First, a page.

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Interview · Brianna Pike and Anna Harves of Sixhands

Creative People

6th September, 2013
Lucy Feagins
Friday 6th September 2013

The Sydney workspace of textile design studio Six Hands.  Photo - Phu Tang.

The Sydney studio of textile design house Sixhands.  Photo - Phu Tang.

The Sydney studio of textile design house Sixhands.  Photo - Phu Tang.

Brianna Pike of Sixhands at work in her Sydney studio.  Photo - Phu Tang.

Colourful details from the desk of Brianna Pike!  Photo - Phu Tang.

Brianna Pike and Anna Harves of Sixhands in their Redfern studio.  Photo - Phu Tang.

I first discovered Sydney textile studio Sixhands early last year, and ran a very brief post about their work in February 2012.  I was instantly smitten with their vivid and incredibly detailed pattern designs - I can't actually believe it's taken me this long to pin them down for a proper full length interview!  Major oversight.  These girls are doing seriously amazing things.

Launched in 2006 by designers Brianna Pike, Anna Harves and at the time Alecia Jensen, (Alecia is no longer with the company), Sixhands originally made a name for themselves creating custom printed textiles for the fashion industry. Their stunning work was quickly picked up by many of Australia’s best known fashion brands, such as Sportsgirl, Alannah Hill, Wayne Cooper and Bianca Spender.

After following their fashion roots for a few years, Brianna and Anna were keen to produce a range under their own name.  Rather than go into competition with their existing fashion industry clients, they launched a range of  interiors fabrics, soft furnishings and home accessories under their own name, including cushions, lampshades, rugs and wallpapers.  This vibrant range now forms the basis of their core collection today, a truly stunning collection which incorporates highly detailed, layered visual elements - from soft painterly splashes, to strong linework and graphic photo prints.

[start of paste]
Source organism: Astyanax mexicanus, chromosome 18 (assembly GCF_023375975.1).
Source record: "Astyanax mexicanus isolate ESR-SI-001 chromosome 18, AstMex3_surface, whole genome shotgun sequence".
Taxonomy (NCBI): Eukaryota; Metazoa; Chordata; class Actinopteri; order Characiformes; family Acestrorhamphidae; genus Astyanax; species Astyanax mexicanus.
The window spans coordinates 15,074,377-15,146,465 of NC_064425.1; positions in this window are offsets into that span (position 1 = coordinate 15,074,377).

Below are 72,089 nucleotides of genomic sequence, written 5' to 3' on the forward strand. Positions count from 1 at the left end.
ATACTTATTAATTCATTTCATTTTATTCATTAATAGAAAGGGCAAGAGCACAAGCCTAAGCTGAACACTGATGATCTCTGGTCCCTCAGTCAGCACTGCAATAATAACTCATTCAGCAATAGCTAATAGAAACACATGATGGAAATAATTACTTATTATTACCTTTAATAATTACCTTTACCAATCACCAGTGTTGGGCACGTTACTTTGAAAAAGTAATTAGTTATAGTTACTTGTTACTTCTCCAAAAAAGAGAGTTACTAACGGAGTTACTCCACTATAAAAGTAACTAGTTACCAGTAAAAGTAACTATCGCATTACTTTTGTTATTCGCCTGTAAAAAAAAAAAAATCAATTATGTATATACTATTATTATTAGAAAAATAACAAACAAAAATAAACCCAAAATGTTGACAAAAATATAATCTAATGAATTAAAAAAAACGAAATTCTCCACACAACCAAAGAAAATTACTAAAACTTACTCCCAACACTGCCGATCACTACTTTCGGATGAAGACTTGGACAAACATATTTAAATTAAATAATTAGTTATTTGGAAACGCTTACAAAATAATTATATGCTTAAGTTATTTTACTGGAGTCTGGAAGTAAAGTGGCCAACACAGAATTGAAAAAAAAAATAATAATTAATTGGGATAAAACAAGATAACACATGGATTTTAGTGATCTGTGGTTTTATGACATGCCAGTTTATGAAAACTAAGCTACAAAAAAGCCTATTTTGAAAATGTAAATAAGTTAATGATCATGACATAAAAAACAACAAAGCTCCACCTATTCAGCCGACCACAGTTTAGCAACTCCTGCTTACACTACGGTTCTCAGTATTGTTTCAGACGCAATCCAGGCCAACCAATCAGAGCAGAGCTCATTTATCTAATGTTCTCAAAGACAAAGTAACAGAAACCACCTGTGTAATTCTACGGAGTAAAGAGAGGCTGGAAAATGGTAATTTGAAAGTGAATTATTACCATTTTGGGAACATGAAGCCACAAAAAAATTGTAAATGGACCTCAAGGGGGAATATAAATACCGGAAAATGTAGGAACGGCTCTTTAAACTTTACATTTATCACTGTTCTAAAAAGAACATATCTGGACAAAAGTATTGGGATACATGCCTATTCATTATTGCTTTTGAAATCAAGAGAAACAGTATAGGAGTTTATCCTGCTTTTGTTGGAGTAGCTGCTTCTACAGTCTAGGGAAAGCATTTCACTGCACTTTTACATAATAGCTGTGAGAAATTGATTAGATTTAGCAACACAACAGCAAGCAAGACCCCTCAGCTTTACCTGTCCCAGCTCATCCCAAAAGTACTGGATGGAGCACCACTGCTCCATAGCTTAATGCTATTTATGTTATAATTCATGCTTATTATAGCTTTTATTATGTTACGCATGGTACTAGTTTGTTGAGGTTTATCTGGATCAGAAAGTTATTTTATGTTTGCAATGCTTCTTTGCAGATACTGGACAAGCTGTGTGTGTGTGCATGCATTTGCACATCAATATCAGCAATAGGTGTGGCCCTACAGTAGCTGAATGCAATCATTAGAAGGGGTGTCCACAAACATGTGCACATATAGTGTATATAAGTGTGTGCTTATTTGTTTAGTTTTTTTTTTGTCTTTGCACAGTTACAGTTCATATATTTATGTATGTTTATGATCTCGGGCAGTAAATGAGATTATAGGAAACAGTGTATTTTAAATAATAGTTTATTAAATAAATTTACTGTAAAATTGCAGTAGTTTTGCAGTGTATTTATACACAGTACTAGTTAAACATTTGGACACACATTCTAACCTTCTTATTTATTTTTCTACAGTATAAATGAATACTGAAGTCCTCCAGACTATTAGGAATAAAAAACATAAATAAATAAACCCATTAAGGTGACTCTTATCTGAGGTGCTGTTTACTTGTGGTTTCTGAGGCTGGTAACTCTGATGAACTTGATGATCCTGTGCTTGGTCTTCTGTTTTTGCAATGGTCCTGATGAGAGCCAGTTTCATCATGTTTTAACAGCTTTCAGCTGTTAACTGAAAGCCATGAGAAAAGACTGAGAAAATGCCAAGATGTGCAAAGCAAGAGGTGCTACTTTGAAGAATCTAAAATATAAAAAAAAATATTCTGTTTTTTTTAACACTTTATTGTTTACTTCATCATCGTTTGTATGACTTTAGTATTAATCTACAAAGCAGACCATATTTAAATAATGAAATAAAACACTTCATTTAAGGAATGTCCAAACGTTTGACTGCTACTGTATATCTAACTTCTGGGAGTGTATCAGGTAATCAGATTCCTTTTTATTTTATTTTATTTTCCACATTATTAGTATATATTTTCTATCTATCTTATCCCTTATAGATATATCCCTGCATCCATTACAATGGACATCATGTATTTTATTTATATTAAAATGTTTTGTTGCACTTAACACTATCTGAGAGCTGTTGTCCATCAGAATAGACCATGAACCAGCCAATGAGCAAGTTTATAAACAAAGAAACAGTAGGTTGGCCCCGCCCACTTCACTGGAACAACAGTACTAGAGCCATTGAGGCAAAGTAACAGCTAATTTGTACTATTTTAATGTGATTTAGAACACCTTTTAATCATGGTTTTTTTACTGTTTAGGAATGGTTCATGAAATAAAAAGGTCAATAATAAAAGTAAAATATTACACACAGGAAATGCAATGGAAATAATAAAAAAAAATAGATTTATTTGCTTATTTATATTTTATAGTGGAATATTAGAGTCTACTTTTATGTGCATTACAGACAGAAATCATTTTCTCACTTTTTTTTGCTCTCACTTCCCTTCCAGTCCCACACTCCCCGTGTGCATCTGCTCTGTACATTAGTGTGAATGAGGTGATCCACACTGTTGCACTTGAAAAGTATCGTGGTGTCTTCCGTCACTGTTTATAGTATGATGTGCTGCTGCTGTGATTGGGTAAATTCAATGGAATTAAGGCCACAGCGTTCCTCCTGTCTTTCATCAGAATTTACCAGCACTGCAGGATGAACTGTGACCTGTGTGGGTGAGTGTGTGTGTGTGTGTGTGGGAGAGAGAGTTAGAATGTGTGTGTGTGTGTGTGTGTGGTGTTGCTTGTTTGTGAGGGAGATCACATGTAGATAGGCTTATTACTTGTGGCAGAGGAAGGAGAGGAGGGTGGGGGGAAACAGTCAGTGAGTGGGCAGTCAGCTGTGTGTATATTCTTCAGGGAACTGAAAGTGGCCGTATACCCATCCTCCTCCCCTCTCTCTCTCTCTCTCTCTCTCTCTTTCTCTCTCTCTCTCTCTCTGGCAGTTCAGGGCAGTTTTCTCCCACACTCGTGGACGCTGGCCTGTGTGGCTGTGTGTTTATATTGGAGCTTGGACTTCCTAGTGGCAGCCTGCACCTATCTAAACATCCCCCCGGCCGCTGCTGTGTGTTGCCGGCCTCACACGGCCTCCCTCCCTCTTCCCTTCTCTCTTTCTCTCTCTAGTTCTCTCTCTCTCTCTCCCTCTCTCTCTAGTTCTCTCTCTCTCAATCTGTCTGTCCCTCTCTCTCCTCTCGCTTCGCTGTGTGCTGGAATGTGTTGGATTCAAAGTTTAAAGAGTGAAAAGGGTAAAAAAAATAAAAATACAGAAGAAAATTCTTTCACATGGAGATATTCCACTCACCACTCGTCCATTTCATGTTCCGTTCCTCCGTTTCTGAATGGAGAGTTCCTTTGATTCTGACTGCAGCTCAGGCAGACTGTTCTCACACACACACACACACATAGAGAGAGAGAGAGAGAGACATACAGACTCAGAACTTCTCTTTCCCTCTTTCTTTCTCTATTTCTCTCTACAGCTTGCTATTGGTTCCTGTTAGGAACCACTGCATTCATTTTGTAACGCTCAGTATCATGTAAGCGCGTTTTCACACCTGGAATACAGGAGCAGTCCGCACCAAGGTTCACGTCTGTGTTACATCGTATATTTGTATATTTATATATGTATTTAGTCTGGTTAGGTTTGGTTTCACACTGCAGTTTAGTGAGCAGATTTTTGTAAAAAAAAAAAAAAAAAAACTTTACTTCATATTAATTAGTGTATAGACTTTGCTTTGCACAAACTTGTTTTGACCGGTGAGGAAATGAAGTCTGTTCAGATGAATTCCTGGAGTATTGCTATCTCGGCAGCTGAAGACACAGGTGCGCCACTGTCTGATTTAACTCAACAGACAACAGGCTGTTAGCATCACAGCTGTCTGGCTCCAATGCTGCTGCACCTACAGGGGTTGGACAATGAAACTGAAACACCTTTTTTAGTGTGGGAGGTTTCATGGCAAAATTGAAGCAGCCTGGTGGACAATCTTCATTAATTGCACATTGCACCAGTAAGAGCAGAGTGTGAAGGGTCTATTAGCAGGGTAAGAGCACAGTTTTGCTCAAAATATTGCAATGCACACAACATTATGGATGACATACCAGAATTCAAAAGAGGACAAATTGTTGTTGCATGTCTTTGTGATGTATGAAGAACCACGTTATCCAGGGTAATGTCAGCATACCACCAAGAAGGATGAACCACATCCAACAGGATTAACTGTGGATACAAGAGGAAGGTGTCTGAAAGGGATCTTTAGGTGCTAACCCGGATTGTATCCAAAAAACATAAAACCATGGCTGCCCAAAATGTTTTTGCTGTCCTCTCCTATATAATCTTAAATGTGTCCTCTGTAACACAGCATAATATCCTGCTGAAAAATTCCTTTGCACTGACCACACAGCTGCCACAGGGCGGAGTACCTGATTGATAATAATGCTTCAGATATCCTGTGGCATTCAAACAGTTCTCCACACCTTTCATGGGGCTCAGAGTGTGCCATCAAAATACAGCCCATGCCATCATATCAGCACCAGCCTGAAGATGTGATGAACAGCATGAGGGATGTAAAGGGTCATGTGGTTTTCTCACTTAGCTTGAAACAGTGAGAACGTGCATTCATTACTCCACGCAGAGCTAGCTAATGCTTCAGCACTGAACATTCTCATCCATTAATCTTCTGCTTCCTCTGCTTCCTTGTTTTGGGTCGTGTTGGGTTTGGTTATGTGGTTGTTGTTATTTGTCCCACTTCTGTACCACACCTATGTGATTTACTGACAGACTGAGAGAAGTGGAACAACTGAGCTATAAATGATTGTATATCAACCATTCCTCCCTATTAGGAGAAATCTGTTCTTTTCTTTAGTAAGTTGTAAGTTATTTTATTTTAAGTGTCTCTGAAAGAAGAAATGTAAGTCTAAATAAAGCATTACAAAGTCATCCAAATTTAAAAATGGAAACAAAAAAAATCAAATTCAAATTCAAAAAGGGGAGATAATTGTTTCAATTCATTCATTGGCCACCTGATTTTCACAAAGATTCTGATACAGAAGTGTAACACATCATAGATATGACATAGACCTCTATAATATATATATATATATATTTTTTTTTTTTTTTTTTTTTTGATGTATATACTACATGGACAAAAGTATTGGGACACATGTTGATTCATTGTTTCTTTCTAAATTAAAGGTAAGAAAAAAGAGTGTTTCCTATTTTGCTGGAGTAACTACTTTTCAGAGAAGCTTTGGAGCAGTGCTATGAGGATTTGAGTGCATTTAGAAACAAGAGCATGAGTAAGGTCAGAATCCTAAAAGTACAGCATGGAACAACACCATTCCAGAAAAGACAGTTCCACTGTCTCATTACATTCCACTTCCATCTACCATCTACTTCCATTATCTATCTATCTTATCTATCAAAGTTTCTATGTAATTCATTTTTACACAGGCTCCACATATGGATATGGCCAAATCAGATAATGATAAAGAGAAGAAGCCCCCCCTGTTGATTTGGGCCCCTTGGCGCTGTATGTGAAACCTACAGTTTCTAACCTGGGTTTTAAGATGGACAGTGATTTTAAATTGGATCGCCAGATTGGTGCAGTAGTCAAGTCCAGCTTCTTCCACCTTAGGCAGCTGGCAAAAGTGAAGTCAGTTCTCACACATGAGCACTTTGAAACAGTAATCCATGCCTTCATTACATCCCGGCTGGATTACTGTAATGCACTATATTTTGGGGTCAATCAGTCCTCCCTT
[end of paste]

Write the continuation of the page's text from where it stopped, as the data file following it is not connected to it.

In addition to producing their own collection, the Sixhands design team also offers custom textiles for interior designers, decorators and architects.  All their textiles and soft furnishings are designed and printed right here in Australia, with the exception of the rugs, which they have recently started producing through a fair trade network in India.

The Sixhands Collection is now represented Australia-wide by Radford Furnishings, who also represent iconic global brands such as Designers Guild and Cole & Son!

Tell us a little bit about each of your backgrounds – what did each of you study, how did you meet and what path led you to launching Sixhands in 2006?

Brianna: Anna and I both completed a Bachelor of Design in Fashion and Textiles at UTS. We became good friends during the course and remained friends when we started working in the industry. We both started out working for different fashion labels, but one day we got together, and the idea of starting something of our own came up.

We had identified a niche for exclusive textile prints, so we completed a small business management course, and on 30th November 2006, Sixhands was officially born. We brought in coloured pencils, art lines, paint brushes, and computers from home and never looked back!  For the first few years of the business Sixhands was purely a print design studio - we were doing monthly ranges that we would present to fashion labels.

Brianna Pike of  Sixhands. Photo - Phu Tang.
Sixhands now specialises in textiles for interiors settings, which includes a range of wallpapers, rugs, lampshades and custom furnishings. What was it that changed your focus from fashion textiles to interiors?

Anna: After following our fashion roots and designing for the fashion industry for a while, developing concepts for ranges that we would hand over to brands to produce through their own channels, we got to the stage where we wanted to express Sixhands signature style through our own collection. We didn't want to put ourselves in competition with all the fashion brands we would continue to work with, so we started a collection of interiors fabrics, and products that are the core of the collection we have today.  We started experimenting with new substrates, while also offering custom design services, which has now progressed into a range of high quality, locally made décor and lifestyle products for the home as well as commercial projects.

'Briar Rose Rust' wallpaper by Sixhands. Photo - Phu Tang.

'Briar Rose Rust' wallpaper by Sixhands in situ.
Can you give us a little insight into your creative process? How do you collaborate day to day? How do you approach the creation of a new textile design? Is each new design pre-planned or created very intuitively?

Anna: As friends and business partners we have a powerful dynamic and great creative chemistry - we share a similar view point and approach to design, and we work exceptionally well as a team.

We design and develop the collections together, we are very in tune with each other and are regularly in contact outside of work to share inspiration, ideas and experiences.  We are both pretty compulsive with our creativity!